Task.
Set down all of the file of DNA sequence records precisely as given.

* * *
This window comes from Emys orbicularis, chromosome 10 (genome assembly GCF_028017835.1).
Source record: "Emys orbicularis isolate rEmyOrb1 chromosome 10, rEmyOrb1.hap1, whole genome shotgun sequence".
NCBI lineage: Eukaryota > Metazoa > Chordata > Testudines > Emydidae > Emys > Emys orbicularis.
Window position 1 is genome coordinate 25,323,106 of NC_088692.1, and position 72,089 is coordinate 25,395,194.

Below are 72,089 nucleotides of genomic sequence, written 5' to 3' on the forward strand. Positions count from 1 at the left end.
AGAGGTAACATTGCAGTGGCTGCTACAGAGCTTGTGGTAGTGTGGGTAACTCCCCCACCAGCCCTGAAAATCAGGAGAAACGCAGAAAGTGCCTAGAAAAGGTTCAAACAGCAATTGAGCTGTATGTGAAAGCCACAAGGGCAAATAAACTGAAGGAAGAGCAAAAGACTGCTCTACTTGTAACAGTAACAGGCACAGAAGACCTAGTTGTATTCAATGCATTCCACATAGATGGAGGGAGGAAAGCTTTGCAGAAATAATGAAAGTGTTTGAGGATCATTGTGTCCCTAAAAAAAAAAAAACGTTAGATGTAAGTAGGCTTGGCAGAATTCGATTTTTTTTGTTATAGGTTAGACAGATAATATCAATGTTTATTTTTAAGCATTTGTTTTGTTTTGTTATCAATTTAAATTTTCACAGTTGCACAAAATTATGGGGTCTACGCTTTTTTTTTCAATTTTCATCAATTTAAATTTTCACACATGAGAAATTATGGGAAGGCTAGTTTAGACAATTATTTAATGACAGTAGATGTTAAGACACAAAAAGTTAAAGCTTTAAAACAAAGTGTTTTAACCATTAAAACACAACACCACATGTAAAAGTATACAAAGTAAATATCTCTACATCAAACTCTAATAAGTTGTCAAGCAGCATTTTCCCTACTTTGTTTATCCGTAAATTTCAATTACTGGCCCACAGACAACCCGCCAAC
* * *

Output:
This window comes from Emys orbicularis, chromosome 10 (genome assembly GCF_028017835.1).
Source record: "Emys orbicularis isolate rEmyOrb1 chromosome 10, rEmyOrb1.hap1, whole genome shotgun sequence".
NCBI lineage: Eukaryota > Metazoa > Chordata > Testudines > Emydidae > Emys > Emys orbicularis.
Window position 1 is genome coordinate 25,323,106 of NC_088692.1, and position 72,089 is coordinate 25,395,194.

Below are 72,089 nucleotides of genomic sequence, written 5' to 3' on the forward strand. Positions count from 1 at the left end.
AGAGGTAACATTGCAGTGGCTGCTACAGAGCTTGTGGTAGTGTGGGTAACTCCCCCACCAGCCCTGAAAATCAGGAGAAACGCAGAAAGTGCCTAGAAAAGGTTCAAACAGCAATTGAGCTGTATGTGAAAGCCACAAGGGCAAATAAACTGAAGGAAGAGCAAAAGACTGCTCTACTTGTAACAGTAACAGGCACAGAAGACCTAGTTGTATTCAATGCATTCCACATAGATGGAGGGAGGAAAGCTTTGCAGAAATAATGAAAGTGTTTGAGGATCATTGTGTCCCTAAAAAAAAAAAAACGTTAGATGTAAGTAGGCTTGGCAGAATTCGATTTTTTTTGTTATAGGTTAGACAGATAATATCAATGTTTATTTTTAAGCATTTGTTTTGTTTTGTTATCAATTTAAATTTTCACAGTTGCACAAAATTATGGGGTCTACGCTTTTTTTTTCAATTTTCATCAATTTAAATTTTCACACATGAGAAATTATGGGAAGGCTAGTTTAGACAATTATTTAATGACAGTAGATGTTAAGACACAAAAAGTTAAAGCTTTAAAACAAAGTGTTTTAACCATTAAAACACAACACCACATGTAAAAGTATACAAAGTAAATATCTCTACATCAAACTCTAATAAGTTGTCAAGCAGCATTTTCCCTACTTTGTTTATCCGTAAATTTCAATTACTGGCCCACAGACAACCCGCCAAC